Erika Feller, Director of International Protection, UNHCR: Address in the Spanish Congress of Deputies, Madrid, Friday 20 June 2003
Event: Commemoration of World Refugee Day (this year's theme refugee youth) as well as the 25th anniversary of the Spanish ratification of the 1951 Refugee Convention and its additional protocol.
Venue: "Salon de Actos", Congress of Deputies, Madrid
Audience: 180 people, among whom: parliamentarians, refugees living in Spain, government officials, NGO representatives, artists and other people committed to the refugee cause.
Ms. Luisa Fernanda Rudi, President of the House of Parliament
Mr. Eduardo Zaplana, Minister of Labour and Social Affairs (to be confirmed)
Mr. Ignacio González, Junior Minister for Immigration (to be confirmed)
Mr. Ramón Gil Casares, Secretary of State of Foreign Affairs
Mr. Jonathan Fessahaye Wolderugal, young Eritrean refugee living in Spain.
Mr. Carlos Boggio, UNHCR Representative in Spain
Speech (10 minutes)
Ladies and gentlemen,
It is a great pleasure to be present today in the Congress of Deputies, on a day which is both World Refugee Day and the 25th anniversary of the Spanish ratification of the 1951 Convention relating to the Status of Refugees and its 1967 Protocol.
On the occasion of this 25th anniversary, Spain deserves sincere commendation for its generosity and international solidarity over the years in accepting refugees from around the world, from Latin America, to Equatorial Guinea, Viet Nam, the Middle East, and the former Yugoslavia. Spain has also responded favourably to calls from UNHCR to take refugees produced during an emergency who could not stay in their first country of asylum, when it temporarily hosted close to one and half thousand (1,426) Kosovo Albanian refugees in 1999.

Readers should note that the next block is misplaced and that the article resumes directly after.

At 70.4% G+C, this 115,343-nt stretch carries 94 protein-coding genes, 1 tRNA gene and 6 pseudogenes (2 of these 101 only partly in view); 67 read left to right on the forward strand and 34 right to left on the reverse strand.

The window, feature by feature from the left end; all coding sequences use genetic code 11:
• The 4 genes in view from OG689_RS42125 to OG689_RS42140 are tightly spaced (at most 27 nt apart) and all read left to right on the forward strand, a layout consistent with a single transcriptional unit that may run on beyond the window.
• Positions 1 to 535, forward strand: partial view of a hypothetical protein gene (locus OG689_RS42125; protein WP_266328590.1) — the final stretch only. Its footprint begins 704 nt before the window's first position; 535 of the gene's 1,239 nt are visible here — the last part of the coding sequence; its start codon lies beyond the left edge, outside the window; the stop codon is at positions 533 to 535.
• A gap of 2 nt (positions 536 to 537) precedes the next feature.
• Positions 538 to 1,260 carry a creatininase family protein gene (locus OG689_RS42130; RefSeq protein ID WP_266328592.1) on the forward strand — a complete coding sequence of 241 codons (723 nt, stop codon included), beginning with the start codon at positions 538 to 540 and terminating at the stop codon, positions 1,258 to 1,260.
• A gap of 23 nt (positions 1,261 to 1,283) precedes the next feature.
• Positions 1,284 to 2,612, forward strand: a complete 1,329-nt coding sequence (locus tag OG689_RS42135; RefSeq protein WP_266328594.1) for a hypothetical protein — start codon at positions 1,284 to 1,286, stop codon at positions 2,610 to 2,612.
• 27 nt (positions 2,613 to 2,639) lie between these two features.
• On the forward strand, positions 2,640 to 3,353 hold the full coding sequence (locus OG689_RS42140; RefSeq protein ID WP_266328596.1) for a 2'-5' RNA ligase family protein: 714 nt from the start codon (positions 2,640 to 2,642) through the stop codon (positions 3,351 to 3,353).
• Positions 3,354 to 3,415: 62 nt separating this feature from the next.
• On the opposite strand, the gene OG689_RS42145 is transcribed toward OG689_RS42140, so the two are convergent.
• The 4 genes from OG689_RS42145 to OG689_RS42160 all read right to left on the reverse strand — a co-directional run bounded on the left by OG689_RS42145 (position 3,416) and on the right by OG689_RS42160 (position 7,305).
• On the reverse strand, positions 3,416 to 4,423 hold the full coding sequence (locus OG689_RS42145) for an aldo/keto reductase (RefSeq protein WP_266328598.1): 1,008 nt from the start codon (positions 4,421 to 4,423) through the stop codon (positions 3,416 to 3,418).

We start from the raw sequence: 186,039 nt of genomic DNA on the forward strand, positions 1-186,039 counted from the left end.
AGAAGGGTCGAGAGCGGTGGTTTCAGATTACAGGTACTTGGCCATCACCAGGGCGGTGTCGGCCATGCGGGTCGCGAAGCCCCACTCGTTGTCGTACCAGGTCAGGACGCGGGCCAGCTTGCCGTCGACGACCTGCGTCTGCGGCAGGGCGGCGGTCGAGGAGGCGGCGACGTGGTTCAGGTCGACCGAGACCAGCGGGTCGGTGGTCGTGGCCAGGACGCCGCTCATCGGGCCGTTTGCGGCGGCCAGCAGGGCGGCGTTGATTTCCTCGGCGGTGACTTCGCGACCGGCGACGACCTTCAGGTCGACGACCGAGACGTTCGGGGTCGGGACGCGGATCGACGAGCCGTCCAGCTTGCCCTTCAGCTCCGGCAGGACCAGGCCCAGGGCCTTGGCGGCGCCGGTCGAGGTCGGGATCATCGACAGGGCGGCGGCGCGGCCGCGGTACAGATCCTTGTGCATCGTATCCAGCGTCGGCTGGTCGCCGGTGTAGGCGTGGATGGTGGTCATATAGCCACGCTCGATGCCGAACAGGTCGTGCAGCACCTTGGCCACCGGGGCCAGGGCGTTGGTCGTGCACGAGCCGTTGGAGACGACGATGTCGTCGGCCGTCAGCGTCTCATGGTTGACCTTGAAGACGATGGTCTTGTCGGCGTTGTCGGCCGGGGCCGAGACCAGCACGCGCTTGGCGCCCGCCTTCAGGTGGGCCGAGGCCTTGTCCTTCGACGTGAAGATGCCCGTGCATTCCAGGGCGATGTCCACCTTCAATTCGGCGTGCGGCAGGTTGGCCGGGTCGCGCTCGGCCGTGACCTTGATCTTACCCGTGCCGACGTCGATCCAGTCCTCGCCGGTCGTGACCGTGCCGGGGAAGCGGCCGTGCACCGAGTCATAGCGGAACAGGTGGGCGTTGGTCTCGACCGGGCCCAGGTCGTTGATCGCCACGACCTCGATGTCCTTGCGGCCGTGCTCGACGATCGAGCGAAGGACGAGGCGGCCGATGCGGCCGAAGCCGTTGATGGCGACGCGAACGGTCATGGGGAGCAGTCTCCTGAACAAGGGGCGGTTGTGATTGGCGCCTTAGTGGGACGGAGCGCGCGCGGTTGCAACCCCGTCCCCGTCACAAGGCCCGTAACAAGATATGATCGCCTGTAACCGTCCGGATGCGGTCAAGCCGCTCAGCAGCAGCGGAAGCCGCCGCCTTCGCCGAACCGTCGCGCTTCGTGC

As for World Refugee Day, this year's focus is on refugee youth. My colleague Carlos Boggio has spoken about this issue in greater depth. Let me though just underline some of the special needs which young refugees have. Displacement often means they become separated from their families or carers. It makes them more vulnerable to sexual exploitation, abuse and violence, and to military recruitment. Refugee children also suffer disproportionately if detained, as unfortunately happens in some countries. Proper registration of young refugees represents an important tool to ensure their protection and their access to basic rights, as well as facilitating family reunification and the identification of specific needs. Education is also especially important, helping raise awareness about the particular predicaments they will have to face, as well as ensuring they do not fall so far behind their peers that integration in new societies or reintegration in their home countries becomes too difficult. It provides a viable alternative to harmful options that may present themselves, and enables intellectual development and psycho-social recovery. Finally, the particularities of caring for and interviewing young asylum-seekers during the course of a refugee status determination process have to be accommodated through specially tailored programmes if the protection needs of refugee children are to be properly assessed and met.